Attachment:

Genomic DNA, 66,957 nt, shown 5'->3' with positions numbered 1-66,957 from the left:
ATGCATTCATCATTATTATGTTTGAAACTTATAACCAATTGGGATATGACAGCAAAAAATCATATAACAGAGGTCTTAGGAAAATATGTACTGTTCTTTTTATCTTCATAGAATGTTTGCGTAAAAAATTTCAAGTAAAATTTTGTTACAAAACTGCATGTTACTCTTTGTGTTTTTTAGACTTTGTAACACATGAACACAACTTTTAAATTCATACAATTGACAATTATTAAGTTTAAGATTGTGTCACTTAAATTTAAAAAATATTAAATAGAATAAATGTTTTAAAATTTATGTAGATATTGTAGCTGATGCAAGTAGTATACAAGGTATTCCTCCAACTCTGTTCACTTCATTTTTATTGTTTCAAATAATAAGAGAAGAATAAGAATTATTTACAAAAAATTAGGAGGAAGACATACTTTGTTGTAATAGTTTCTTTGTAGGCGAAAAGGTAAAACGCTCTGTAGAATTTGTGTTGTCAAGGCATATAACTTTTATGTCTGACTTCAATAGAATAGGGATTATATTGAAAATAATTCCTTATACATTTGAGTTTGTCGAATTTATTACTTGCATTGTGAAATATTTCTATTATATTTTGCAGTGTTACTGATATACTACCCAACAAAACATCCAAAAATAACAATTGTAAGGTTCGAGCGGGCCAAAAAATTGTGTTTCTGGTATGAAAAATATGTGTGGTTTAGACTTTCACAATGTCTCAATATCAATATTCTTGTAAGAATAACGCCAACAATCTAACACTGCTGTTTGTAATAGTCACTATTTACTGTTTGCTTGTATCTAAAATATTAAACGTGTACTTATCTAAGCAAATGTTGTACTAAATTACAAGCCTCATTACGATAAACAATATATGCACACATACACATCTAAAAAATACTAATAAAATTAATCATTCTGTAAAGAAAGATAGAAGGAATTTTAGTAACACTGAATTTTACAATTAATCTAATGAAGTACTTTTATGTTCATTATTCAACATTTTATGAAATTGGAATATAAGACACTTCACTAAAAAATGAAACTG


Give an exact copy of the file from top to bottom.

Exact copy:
Genomic DNA, 66,957 nt, shown 5'->3' with positions numbered 1-66,957 from the left:
ATGCATTCATCATTATTATGTTTGAAACTTATAACCAATTGGGATATGACAGCAAAAAATCATATAACAGAGGTCTTAGGAAAATATGTACTGTTCTTTTTATCTTCATAGAATGTTTGCGTAAAAAATTTCAAGTAAAATTTTGTTACAAAACTGCATGTTACTCTTTGTGTTTTTTAGACTTTGTAACACATGAACACAACTTTTAAATTCATACAATTGACAATTATTAAGTTTAAGATTGTGTCACTTAAATTTAAAAAATATTAAATAGAATAAATGTTTTAAAATTTATGTAGATATTGTAGCTGATGCAAGTAGTATACAAGGTATTCCTCCAACTCTGTTCACTTCATTTTTATTGTTTCAAATAATAAGAGAAGAATAAGAATTATTTACAAAAAATTAGGAGGAAGACATACTTTGTTGTAATAGTTTCTTTGTAGGCGAAAAGGTAAAACGCTCTGTAGAATTTGTGTTGTCAAGGCATATAACTTTTATGTCTGACTTCAATAGAATAGGGATTATATTGAAAATAATTCCTTATACATTTGAGTTTGTCGAATTTATTACTTGCATTGTGAAATATTTCTATTATATTTTGCAGTGTTACTGATATACTACCCAACAAAACATCCAAAAATAACAATTGTAAGGTTCGAGCGGGCCAAAAAATTGTGTTTCTGGTATGAAAAATATGTGTGGTTTAGACTTTCACAATGTCTCAATATCAATATTCTTGTAAGAATAACGCCAACAATCTAACACTGCTGTTTGTAATAGTCACTATTTACTGTTTGCTTGTATCTAAAATATTAAACGTGTACTTATCTAAGCAAATGTTGTACTAAATTACAAGCCTCATTACGATAAACAATATATGCACACATACACATCTAAAAAATACTAATAAAATTAATCATTCTGTAAAGAAAGATAGAAGGAATTTTAGTAACACTGAATTTTACAATTAATCTAATGAAGTACTTTTATGTTCATTATTCAACATTTTATGAAATTGGAATATAAGACACTTCACTAAAAAATGAAACTG